Yet our criminal justice approach to the drug problem has had little impact. Drugs today are cheaper, more widely available, and purer than at any point in history. The promise of a "drug free America" has never and will never be a realistic goal. Instead we need to recognize that drug use is a reality, and deal with the issue in a way that stresses public health and science based education, implement programs that reduce the harms associated with drug use and drug abuse, and make treatment available on demand for all who truly need it.
Have you made any strides toward accomplishing your goals?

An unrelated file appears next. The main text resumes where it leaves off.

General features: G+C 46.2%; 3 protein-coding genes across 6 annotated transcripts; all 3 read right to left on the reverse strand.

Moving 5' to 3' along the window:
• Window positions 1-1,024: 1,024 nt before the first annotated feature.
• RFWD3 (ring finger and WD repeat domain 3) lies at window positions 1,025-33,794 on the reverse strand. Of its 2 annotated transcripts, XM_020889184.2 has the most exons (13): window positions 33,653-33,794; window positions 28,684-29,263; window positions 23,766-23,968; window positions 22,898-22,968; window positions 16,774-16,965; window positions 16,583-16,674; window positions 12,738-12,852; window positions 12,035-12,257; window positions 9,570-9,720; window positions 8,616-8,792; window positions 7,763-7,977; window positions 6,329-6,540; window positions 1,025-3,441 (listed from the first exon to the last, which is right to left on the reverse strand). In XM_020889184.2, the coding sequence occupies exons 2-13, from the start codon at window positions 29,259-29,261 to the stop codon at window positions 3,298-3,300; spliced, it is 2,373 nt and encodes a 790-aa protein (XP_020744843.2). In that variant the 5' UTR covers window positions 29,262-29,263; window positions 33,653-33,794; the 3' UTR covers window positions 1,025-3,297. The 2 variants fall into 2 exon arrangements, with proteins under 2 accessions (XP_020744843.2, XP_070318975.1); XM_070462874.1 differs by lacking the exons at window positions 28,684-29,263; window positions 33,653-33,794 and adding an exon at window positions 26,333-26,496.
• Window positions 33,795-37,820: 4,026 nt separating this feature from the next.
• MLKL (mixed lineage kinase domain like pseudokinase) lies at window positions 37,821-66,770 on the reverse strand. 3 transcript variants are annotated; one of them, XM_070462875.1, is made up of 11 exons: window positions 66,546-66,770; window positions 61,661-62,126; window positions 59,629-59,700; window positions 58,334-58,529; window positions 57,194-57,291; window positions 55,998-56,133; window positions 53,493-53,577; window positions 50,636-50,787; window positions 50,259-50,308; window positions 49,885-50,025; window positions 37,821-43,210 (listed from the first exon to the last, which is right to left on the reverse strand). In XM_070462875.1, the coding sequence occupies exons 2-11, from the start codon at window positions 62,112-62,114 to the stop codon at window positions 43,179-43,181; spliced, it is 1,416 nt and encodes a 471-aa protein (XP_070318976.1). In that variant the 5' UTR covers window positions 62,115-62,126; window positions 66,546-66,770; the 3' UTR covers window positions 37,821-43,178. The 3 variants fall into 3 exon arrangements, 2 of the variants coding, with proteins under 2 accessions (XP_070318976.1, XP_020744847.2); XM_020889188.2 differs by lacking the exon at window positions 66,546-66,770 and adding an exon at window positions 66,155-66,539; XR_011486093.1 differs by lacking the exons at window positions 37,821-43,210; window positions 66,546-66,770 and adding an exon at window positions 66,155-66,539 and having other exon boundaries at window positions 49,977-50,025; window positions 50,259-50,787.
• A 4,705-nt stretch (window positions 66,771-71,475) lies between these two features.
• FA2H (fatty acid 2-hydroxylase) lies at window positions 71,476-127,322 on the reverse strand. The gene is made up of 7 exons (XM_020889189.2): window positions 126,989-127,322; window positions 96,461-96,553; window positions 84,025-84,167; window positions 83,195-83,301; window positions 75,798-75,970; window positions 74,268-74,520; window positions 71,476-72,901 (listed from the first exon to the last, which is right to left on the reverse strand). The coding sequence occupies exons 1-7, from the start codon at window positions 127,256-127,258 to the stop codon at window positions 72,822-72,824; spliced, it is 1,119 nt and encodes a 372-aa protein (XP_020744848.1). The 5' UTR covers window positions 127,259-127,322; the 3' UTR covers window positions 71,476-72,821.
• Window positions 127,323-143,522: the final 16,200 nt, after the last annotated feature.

SSDP has made significant achievements on the issues that we've worked on over the last few years. At the federal level, we convinced Congress in 2006 to scale back the Aid Elimination Penalty, the law that automatically denies eligibility for federal financial aid for college to any student with a drug conviction. Congress removed the penalty's "reach back effect" so that students with convictions on their records prior to enrolling in college are now eligible for aid. The penalty now only impacts those students who are receiving aid at the time of their conviction. While we continue to push for full repeal (Congress is currently considering repealing the penalty altogether as part of the Higher Education Act reauthorization), we consider it a victory that we were able to convince a Republican controlled Congress and White House to scale back a federal drug law.